"A cloak slows you down in a fight." - Bronn ('Game of Thrones' TV series)
While playing a swashbuckling, lightly-armored character in one campaign, I was often annoyed at the idea of imagining my dexterous character burdened with a backpack.
I imagined that if someone was expecting a fight, they'd make sure to remove their backpack before entering a dungeon, or going into a battlefield. In real life, having a backpack on can be a serious issue when it comes to being grabbed from behind, as it's easy for someone to pull you backwards and then to the ground.
But when it comes to D&D, as long as the contents of the backpack don't give you any extra encumbrance, you're good to go! There's just no practical reason not to wear a backpack during a fight, despite all the logical reasons one could think of in real life. The same goes for cloaks.
So here are some house rules to implement such logic into D&D. While I can't speak for every single variant and edition of it that exists, I'm confident they can work well with pretty much all of them.
- If a character is tripped while wearing a backpack, the DM must roll 1d4. On a roll of 1, the character fell on top of his backpack. The DM must roll 1d4 again, representing the damage the contents of the backpack take due to the fall. The damage can be to a single object, or distributed, as decided by the DM, either randomly or by logic.
Should a character actually fall from a high place instead of being tripped (or due to a trip!), the DM must roll the first 1d4 as before to see if the character falls on his backpack. If it comes up on a 1, the character and the backpack take the same falling damage. That said, if the backpack contained objects that could possibly soften a fall (A pillow, bed sheets, etc) then the DM could remove 1-3 HP of damage from the total falling damage.
- Anyone trying to grab/grapple the character from behind gets a +2 to their roll if they choose to grab the backpack. If the backpack is full, make it a +3.
If the attacker rolls a natural 20 or exceeds the required number on his roll by 5 or more, he has managed to really entangle the character in his own backpack. The defender is at -2 to get out of the grapple, and getting out of it means he'll have to leave his backpack in the hands of the attacker. (Which might sometimes be what the attacker wanted.) Optionally, a character could use a small cutting weapon to cut himself free of his own backpack in 1d3 rounds. This will, again, leave the backpack in the hands of the attacker.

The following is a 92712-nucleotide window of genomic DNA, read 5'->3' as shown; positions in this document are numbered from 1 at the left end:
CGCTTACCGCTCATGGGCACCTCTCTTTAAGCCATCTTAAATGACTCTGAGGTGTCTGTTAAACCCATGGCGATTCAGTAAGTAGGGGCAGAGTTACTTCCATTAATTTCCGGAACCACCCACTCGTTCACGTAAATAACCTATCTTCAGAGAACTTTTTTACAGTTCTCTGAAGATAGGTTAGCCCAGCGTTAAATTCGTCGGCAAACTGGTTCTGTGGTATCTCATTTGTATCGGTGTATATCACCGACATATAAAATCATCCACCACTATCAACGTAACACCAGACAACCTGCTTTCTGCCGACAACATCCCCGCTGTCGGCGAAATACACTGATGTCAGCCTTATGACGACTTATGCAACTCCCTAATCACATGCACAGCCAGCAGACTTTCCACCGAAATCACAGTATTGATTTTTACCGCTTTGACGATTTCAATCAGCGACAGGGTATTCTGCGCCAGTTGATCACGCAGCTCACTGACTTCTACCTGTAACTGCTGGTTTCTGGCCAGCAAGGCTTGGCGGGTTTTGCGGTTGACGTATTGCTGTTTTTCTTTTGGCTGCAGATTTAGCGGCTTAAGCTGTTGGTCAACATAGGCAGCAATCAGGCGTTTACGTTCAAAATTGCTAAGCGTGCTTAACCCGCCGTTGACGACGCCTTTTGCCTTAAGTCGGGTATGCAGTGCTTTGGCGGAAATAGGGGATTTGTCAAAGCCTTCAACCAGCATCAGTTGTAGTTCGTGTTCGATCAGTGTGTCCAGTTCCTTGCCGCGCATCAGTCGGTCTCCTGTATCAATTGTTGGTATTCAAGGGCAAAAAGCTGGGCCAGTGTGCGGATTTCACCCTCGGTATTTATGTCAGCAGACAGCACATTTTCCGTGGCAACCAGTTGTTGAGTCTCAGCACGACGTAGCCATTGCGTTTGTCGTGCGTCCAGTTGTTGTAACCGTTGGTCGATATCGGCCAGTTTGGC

Anyone who has successfully grappled someone by their backpack also gets a +2 to any roll made to trip them to the ground. However, if the attacker wants to continue the grapple after such a trip, he must follow the backpack-wearer to the ground and also become prone to others.
- Anyone trying to grab/grapple the character gets a +1 to their roll if they choose to grab the cloak.
If the attacker rolls a natural 20 or exceeds the required number on his roll by 5 or more, he has managed to really entangle the character in his own cloak. The defender is at -2 to get out of the grapple, and getting out of it means he'll have to leave his cloak in the hands of the attacker. (Which might sometimes be what the attacker wanted in the case of fancy or magical cloaks.) Optionally, a character could use a small cutting weapon to cut himself free of his own cloak in 1d3 rounds. This will, again, leave the cloak in the hands of the attacker.
- Anyone pulling a medium or bigger weapon from under a cloak gets a -1 penalty on their first attack, since when worn a cloak will usually cover one's arms. After that first attack, the cloak can be considered out of the way unless the character rolled a natural 1, in which case the penalty remains for another round as the cloak is still in the way.
A character can pull his cloak back over their shoulders ahead of time if they expect trouble to avoid this. (Or they can pull their weapon ahead of time, but sometimes outright drawing a weapon can make the difference between a possible fight and an unavoidable fight.)
- Anyone wearing a cloak over their arms and shoulders gets a bonus to protect themselves from the rain and cold. The bonus will depend on the quality of the cloak. A good cloak will also protect carried objects from the rain.
- Depending of the color of the cloak, a character could get either a bonus or a penalty on a hiding roll depending on the environment they find themselves in, up to the DM's discretion.